I was a bit reticent in signing up for this class since digital anything has never really been my thing but I’m glad I did. The hands-on projects I’ve had in grad school always seem to have the most value in retrospect and this class has been no exception. The consultation project pushed me out of my comfort zone by forcing me to assume expertise in a field I didn’t know much about. I’ve always been a fan of learning by doing and this project has been a great example of that. Our class discussions have also been a valuable part of this semester. Hearing your experiences and takes on things has helped me reevaluate my own stances and broaden my own understandings. Anyways, cheers, all, to a great semester and I hope everyone has a wonderful winter break!
Oh yeah, here are my three takeaways (plus a bonus discussion question):
Speak the Language
One of the most useful elements I took away from this class was simply how to speak the language of digital preservation. Professor Owens mentioned this at the end of last class (we now all know what fixity means!) and I agree; it’s an overlooked yet vital part of being part of a profession. Not only is it critical to a professional identity (your boss and coworkers will expect it of you) but I think it’s a good way to build confidence in your own knowledge. We can get into the debate on the impenetrability of jargon as a way to create exclusivity in knowledge production and sharing but to lay that aside for just one second (return to it in the comments if you dare), being able to navigate and use professional language gives you the tools and authority to frame your ideas as part of an established field. Having that confidence places you on a firmer professional footing, which is why all of us are spending the better part of 2+ years in grad school to begin with.
Plan, Start, Revise
How do you do digital preservation? Where do you start? What does it look like? These were some basic questions I had coming into this class and while I’ve gained some useful technical solutions, the most valuable, and transferable, thing I’ve learned about digital preservation is how to approach it theoretically. I’ve come to think about digital preservation as really a three-step cycle: planning, starting, and revising. Our consultation project drove home the first stage for me especially as I went from the survey to the next steps phase. It’s impossible to make any impactful decisions regarding preservation without knowing what you have and without thinking through how best to achieve your goals. Yet, preparation and research can only take you so far which is where the next step comes in: starting. Many of the articles we read this semester emphasized the value of doing something for digital preservation over nothing. Sure, we should plan our actions to make sure we cover our bases and do no harm, but those who don’t start never accomplish so the best thing I’ve learned is to go ahead and dive-in, make that second copy. Starting, rather than doing, also implies a level of flexibility, which I think is well warranted in digital preservation. Things change so quickly in the digital world and our collective knowledge on techniques and approaches in the field is ever growing. It’s imperative that digital repositories take the time to revise their preservation approach, figure out how to improve it, and start the cycle again.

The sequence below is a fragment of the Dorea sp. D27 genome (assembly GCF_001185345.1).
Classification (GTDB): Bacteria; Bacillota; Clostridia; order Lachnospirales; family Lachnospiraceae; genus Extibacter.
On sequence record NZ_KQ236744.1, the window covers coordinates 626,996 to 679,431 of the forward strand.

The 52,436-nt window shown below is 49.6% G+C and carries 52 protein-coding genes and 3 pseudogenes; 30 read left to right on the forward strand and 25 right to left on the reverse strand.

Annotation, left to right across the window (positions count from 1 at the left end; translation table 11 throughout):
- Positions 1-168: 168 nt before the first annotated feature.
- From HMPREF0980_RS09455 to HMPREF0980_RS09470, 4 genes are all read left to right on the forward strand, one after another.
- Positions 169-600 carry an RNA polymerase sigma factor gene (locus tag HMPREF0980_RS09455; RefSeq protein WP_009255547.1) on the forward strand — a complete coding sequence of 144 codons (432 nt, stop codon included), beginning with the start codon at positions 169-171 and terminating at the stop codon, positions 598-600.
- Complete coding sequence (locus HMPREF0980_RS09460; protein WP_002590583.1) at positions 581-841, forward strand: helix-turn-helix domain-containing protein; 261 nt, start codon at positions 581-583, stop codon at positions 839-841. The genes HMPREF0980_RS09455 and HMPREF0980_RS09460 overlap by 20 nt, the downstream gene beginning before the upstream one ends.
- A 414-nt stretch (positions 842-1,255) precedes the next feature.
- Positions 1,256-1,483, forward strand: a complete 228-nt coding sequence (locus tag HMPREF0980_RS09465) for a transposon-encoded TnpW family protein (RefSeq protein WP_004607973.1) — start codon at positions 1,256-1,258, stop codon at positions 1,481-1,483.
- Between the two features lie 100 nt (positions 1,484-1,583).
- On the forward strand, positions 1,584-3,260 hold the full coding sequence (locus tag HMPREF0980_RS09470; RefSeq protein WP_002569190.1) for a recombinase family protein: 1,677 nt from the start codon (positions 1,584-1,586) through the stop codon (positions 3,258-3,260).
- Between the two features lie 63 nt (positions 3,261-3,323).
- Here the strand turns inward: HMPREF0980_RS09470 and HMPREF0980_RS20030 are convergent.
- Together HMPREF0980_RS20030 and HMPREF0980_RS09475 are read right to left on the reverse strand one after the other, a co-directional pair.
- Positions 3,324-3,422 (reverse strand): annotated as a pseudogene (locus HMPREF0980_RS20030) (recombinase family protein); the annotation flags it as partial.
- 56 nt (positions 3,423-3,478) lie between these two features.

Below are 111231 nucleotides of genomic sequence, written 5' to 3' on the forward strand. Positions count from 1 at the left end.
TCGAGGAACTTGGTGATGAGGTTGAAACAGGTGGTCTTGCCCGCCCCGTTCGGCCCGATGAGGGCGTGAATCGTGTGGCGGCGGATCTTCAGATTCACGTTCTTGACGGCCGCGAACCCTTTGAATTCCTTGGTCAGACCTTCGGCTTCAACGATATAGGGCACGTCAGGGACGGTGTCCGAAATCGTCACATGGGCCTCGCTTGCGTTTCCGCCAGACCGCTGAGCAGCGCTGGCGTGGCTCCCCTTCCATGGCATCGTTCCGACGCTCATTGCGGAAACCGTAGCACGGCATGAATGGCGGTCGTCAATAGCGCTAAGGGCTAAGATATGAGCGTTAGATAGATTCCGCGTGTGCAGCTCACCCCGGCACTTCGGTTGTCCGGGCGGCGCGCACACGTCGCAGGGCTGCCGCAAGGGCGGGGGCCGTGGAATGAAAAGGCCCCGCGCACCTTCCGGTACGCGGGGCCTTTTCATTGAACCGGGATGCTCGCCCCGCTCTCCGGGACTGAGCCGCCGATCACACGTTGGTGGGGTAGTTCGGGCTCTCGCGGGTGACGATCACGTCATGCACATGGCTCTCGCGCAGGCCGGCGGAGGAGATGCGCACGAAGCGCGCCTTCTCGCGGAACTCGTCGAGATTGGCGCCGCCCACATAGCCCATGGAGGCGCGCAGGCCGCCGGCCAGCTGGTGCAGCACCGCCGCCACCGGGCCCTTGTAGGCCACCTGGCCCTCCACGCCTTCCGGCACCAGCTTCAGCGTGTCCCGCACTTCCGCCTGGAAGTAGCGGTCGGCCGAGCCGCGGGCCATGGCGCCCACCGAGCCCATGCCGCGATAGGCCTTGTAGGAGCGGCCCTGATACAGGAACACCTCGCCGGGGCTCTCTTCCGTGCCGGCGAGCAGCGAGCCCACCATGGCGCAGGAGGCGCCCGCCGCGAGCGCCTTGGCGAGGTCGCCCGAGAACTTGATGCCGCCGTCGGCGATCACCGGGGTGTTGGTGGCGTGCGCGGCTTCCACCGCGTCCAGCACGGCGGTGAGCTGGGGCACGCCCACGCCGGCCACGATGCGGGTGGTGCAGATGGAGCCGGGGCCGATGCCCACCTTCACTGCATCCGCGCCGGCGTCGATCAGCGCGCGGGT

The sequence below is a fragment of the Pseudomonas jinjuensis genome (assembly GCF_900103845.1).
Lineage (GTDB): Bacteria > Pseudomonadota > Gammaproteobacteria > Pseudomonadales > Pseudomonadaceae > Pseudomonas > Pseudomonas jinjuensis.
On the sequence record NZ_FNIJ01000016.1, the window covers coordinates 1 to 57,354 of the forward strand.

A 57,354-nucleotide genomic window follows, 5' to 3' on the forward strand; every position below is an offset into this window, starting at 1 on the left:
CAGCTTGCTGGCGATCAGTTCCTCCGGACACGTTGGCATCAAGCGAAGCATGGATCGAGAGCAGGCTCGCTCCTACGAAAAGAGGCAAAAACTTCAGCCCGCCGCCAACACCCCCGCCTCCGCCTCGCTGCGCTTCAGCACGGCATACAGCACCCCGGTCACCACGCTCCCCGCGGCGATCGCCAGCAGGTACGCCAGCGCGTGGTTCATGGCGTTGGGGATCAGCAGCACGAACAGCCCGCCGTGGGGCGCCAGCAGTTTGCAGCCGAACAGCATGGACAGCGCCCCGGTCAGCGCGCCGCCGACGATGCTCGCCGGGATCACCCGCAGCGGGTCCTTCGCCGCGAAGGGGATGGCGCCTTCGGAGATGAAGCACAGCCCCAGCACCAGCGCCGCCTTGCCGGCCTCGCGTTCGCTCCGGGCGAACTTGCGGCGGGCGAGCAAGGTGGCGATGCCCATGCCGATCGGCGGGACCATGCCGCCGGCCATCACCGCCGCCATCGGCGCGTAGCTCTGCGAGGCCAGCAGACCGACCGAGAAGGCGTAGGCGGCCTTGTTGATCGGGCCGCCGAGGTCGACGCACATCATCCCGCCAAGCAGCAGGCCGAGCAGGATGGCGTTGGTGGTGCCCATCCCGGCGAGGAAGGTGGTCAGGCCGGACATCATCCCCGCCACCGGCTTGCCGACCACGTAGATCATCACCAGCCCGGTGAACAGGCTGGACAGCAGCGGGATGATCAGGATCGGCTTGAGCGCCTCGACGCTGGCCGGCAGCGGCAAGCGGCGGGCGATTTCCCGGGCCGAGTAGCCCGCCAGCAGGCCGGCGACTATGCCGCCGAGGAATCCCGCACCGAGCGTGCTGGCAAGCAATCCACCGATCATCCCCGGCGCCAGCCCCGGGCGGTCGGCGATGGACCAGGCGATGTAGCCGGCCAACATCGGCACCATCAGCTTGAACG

“What We’ve Got Here is a Failure to Communicate”; or, the Virtue of a Well-Timed Clarification Question
None of us will spend our careers in a vacuum. Even if we are solo practitioners working in Smallville, U.S.A. we will still need to be able to communicate with the public, with our peers, with volunteers, with vendors, etc. The digital consultation project again taught me this lesson. Relying on secondhand information about the digital collection forced me to be more precise in my questions and clear in my writing to make sure I was working with accurate data and giving my institution the information that would be of most use to them. This is a skill that will continue to be relevant in whatever capacity we may work. Employing clear communication can help us state our case for improved funding, enable us to collaborate more efficiently, and help us build good relationships with our communities, just to name a few.
Congratulations Digital Preservation Class of 2018! You’ve successfully made it through another semester of grad school. Though we are all now well-experienced in this field, what aspect of digital preservation would you like to learn more about or what type of experience in the field would you like to have in the future?